Universities in America are some of the most diverse areas in the country, offering ample opportunities for intercultural interaction. Positive cross-cultural interaction provides students with invaluable skill development and being culturally literate that will benefit them in school and their future career, but also benefit the building of a more inclusive society (Fozdar 2016). Relational Density Theory (RDT; Belisle & Dixon, 2020) may allow for modeling of relational perspectives of US college students towards international students from countries that frequently send students to study in the US. In the present study, participants completed a multidimensional scaling procedure relating individuals from those countries with positive and negative approachability characteristics. Participants then completed a willingness scale, rating their willingness to engage in interaction with individuals from each of the countries. Results showed strong preference to engage with other domestic students than international students. Amongst the countries that frequently send international students to the US, countries geographically close to the US rated higher on willingness and closest to positive approachability characteristics. Furthermore, countries that send the most international students to the US are amongst the lowest rated in terms of willingness and approachability. Results suggest higher density towards countries geographically located in North America, and higher density among countries located outside of North America. These findings show a good baseline for future research on relational networks involving intercultural interaction. Results also provide insight to how individuals relate different countries to positive and negative approachability characteristics, showing up potential risk groups amongst international students for non-interaction.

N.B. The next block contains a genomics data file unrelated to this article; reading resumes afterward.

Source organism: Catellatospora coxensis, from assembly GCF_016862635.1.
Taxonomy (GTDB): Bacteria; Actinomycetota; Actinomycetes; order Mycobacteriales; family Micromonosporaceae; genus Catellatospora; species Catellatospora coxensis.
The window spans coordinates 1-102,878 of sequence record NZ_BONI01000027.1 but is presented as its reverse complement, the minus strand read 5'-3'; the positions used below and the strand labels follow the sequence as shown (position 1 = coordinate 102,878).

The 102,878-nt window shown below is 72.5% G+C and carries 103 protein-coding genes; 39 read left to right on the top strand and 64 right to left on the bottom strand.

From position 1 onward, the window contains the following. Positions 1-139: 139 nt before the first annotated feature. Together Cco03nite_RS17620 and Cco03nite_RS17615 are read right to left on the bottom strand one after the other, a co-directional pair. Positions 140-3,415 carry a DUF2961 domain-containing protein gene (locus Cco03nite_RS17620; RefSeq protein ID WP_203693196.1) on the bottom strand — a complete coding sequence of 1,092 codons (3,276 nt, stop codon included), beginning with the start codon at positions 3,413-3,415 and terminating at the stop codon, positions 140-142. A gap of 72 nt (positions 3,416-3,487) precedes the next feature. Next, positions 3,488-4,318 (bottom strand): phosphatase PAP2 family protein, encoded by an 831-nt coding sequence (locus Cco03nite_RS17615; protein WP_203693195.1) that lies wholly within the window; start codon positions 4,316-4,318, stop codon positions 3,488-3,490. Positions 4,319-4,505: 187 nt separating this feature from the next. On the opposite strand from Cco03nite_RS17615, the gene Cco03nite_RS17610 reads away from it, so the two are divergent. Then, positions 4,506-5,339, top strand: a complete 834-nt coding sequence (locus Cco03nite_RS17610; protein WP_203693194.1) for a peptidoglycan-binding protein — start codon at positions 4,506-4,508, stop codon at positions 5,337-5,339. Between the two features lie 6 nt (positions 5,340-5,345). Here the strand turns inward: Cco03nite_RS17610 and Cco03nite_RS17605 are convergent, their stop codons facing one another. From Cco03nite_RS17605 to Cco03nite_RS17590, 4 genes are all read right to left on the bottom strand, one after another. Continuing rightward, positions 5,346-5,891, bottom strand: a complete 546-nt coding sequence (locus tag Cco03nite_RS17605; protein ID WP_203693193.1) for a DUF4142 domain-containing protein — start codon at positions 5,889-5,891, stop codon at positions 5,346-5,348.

64. Evaluating the Effects of Feedback on College Students’ Self-Reports of Alcohol Consumption and Standard Drink Free-Pour